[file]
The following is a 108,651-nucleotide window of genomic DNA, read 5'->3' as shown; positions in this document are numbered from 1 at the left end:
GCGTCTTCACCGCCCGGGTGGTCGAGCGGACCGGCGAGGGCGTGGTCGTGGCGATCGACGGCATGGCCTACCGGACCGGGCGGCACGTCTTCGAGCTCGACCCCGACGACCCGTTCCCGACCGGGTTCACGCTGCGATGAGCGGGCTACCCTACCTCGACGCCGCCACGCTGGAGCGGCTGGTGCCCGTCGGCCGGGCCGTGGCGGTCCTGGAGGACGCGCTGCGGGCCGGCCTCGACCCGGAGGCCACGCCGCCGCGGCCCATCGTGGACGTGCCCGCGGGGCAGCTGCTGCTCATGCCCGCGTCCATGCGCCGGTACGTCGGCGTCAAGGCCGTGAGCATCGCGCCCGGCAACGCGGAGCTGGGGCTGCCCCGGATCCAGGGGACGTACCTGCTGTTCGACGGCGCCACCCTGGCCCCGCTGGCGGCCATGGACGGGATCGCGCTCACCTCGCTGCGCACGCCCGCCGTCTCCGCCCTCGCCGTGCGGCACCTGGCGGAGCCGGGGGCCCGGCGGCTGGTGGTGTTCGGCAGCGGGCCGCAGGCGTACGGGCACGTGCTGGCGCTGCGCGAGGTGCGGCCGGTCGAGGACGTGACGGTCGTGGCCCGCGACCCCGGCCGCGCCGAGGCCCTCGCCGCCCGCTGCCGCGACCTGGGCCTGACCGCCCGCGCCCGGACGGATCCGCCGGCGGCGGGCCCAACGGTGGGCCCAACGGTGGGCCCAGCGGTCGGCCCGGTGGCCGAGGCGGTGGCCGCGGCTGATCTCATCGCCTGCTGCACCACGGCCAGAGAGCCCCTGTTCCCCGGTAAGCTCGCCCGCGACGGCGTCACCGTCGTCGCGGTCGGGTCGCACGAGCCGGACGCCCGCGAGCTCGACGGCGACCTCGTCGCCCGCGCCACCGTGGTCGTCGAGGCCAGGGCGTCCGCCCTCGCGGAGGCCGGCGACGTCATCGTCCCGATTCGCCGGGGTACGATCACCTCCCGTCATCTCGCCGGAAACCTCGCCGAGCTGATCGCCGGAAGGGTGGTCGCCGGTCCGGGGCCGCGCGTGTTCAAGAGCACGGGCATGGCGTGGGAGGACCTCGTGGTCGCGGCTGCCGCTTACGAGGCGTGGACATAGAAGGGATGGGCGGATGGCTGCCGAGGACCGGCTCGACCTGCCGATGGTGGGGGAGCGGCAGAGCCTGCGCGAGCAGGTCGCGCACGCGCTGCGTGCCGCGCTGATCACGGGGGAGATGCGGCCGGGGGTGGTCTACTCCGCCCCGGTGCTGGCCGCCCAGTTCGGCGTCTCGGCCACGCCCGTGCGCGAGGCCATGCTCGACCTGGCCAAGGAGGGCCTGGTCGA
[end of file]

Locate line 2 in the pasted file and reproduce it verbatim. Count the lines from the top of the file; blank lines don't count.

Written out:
GCGTCTTCACCGCCCGGGTGGTCGAGCGGACCGGCGAGGGCGTGGTCGTGGCGATCGACGGCATGGCCTACCGGACCGGGCGGCACGTCTTCGAGCTCGACCCCGACGACCCGTTCCCGACCGGGTTCACGCTGCGATGAGCGGGCTACCCTACCTCGACGCCGCCACGCTGGAGCGGCTGGTGCCCGTCGGCCGGGCCGTGGCGGTCCTGGAGGACGCGCTGCGGGCCGGCCTCGACCCGGAGGCCACGCCGCCGCGGCCCATCGTGGACGTGCCCGCGGGGCAGCTGCTGCTCATGCCCGCGTCCATGCGCCGGTACGTCGGCGTCAAGGCCGTGAGCATCGCGCCCGGCAACGCGGAGCTGGGGCTGCCCCGGATCCAGGGGACGTACCTGCTGTTCGACGGCGCCACCCTGGCCCCGCTGGCGGCCATGGACGGGATCGCGCTCACCTCGCTGCGCACGCCCGCCGTCTCCGCCCTCGCCGTGCGGCACCTGGCGGAGCCGGGGGCCCGGCGGCTGGTGGTGTTCGGCAGCGGGCCGCAGGCGTACGGGCACGTGCTGGCGCTGCGCGAGGTGCGGCCGGTCGAGGACGTGACGGTCGTGGCCCGCGACCCCGGCCGCGCCGAGGCCCTCGCCGCCCGCTGCCGCGACCTGGGCCTGACCGCCCGCGCCCGGACGGATCCGCCGGCGGCGGGCCCAACGGTGGGCCCAACGGTGGGCCCAGCGGTCGGCCCGGTGGCCGAGGCGGTGGCCGCGGCTGATCTCATCGCCTGCTGCACCACGGCCAGAGAGCCCCTGTTCCCCGGTAAGCTCGCCCGCGACGGCGTCACCGTCGTCGCGGTCGGGTCGCACGAGCCGGACGCCCGCGAGCTCGACGGCGACCTCGTCGCCCGCGCCACCGTGGTCGTCGAGGCCAGGGCGTCCGCCCTCGCGGAGGCCGGCGACGTCATCGTCCCGATTCGCCGGGGTACGATCACCTCCCGTCATCTCGCCGGAAACCTCGCCGAGCTGATCGCCGGAAGGGTGGTCGCCGGTCCGGGGCCGCGCGTGTTCAAGAGCACGGGCATGGCGTGGGAGGACCTCGTGGTCGCGGCTGCCGCTTACGAGGCGTGGACATAGAAGGGATGGGCGGATGGCTGCCGAGGACCGGCTCGACCTGCCGATGGTGGGGGAGCGGCAGAGCCTGCGCGAGCAGGTCGCGCACGCGCTGCGTGCCGCGCTGATCACGGGGGAGATGCGGCCGGGGGTGGTCTACTCCGCCCCGGTGCTGGCCGCCCAGTTCGGCGTCTCGGCCACGCCCGTGCGCGAGGCCATGCTCGACCTGGCCAAGGAGGGCCTGGTCGA